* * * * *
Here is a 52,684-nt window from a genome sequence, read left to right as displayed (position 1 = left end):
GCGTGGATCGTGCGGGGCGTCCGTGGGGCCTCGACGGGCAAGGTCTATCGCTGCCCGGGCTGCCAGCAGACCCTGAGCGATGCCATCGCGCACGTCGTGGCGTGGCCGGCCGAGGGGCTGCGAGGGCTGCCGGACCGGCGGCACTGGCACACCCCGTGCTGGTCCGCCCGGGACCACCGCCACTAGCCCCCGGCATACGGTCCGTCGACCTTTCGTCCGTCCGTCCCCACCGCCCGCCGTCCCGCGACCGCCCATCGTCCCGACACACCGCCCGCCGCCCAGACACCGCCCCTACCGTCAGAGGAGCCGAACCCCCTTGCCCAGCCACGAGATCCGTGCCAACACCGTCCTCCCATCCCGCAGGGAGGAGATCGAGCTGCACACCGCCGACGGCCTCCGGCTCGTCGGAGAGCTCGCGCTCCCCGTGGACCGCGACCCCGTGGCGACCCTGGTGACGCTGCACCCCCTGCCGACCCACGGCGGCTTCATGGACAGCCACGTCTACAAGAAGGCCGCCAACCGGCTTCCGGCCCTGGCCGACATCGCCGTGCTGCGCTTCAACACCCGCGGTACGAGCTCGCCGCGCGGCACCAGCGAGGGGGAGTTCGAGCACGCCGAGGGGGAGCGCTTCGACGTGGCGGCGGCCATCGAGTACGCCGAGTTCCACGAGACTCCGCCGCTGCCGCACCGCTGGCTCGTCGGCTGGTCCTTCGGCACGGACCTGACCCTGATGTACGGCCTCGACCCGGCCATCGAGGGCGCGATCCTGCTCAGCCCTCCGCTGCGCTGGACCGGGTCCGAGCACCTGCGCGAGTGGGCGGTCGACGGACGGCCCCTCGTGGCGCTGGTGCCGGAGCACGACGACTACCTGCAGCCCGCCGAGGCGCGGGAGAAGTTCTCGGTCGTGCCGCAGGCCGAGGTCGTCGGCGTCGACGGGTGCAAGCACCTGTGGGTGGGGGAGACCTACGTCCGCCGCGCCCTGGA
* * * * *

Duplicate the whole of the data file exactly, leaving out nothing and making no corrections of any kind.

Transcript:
Here is a 52,684-nt window from a genome sequence, read left to right as displayed (position 1 = left end):
GCGTGGATCGTGCGGGGCGTCCGTGGGGCCTCGACGGGCAAGGTCTATCGCTGCCCGGGCTGCCAGCAGACCCTGAGCGATGCCATCGCGCACGTCGTGGCGTGGCCGGCCGAGGGGCTGCGAGGGCTGCCGGACCGGCGGCACTGGCACACCCCGTGCTGGTCCGCCCGGGACCACCGCCACTAGCCCCCGGCATACGGTCCGTCGACCTTTCGTCCGTCCGTCCCCACCGCCCGCCGTCCCGCGACCGCCCATCGTCCCGACACACCGCCCGCCGCCCAGACACCGCCCCTACCGTCAGAGGAGCCGAACCCCCTTGCCCAGCCACGAGATCCGTGCCAACACCGTCCTCCCATCCCGCAGGGAGGAGATCGAGCTGCACACCGCCGACGGCCTCCGGCTCGTCGGAGAGCTCGCGCTCCCCGTGGACCGCGACCCCGTGGCGACCCTGGTGACGCTGCACCCCCTGCCGACCCACGGCGGCTTCATGGACAGCCACGTCTACAAGAAGGCCGCCAACCGGCTTCCGGCCCTGGCCGACATCGCCGTGCTGCGCTTCAACACCCGCGGTACGAGCTCGCCGCGCGGCACCAGCGAGGGGGAGTTCGAGCACGCCGAGGGGGAGCGCTTCGACGTGGCGGCGGCCATCGAGTACGCCGAGTTCCACGAGACTCCGCCGCTGCCGCACCGCTGGCTCGTCGGCTGGTCCTTCGGCACGGACCTGACCCTGATGTACGGCCTCGACCCGGCCATCGAGGGCGCGATCCTGCTCAGCCCTCCGCTGCGCTGGACCGGGTCCGAGCACCTGCGCGAGTGGGCGGTCGACGGACGGCCCCTCGTGGCGCTGGTGCCGGAGCACGACGACTACCTGCAGCCCGCCGAGGCGCGGGAGAAGTTCTCGGTCGTGCCGCAGGCCGAGGTCGTCGGCGTCGACGGGTGCAAGCACCTGTGGGTGGGGGAGACCTACGTCCGCCGCGCCCTGGA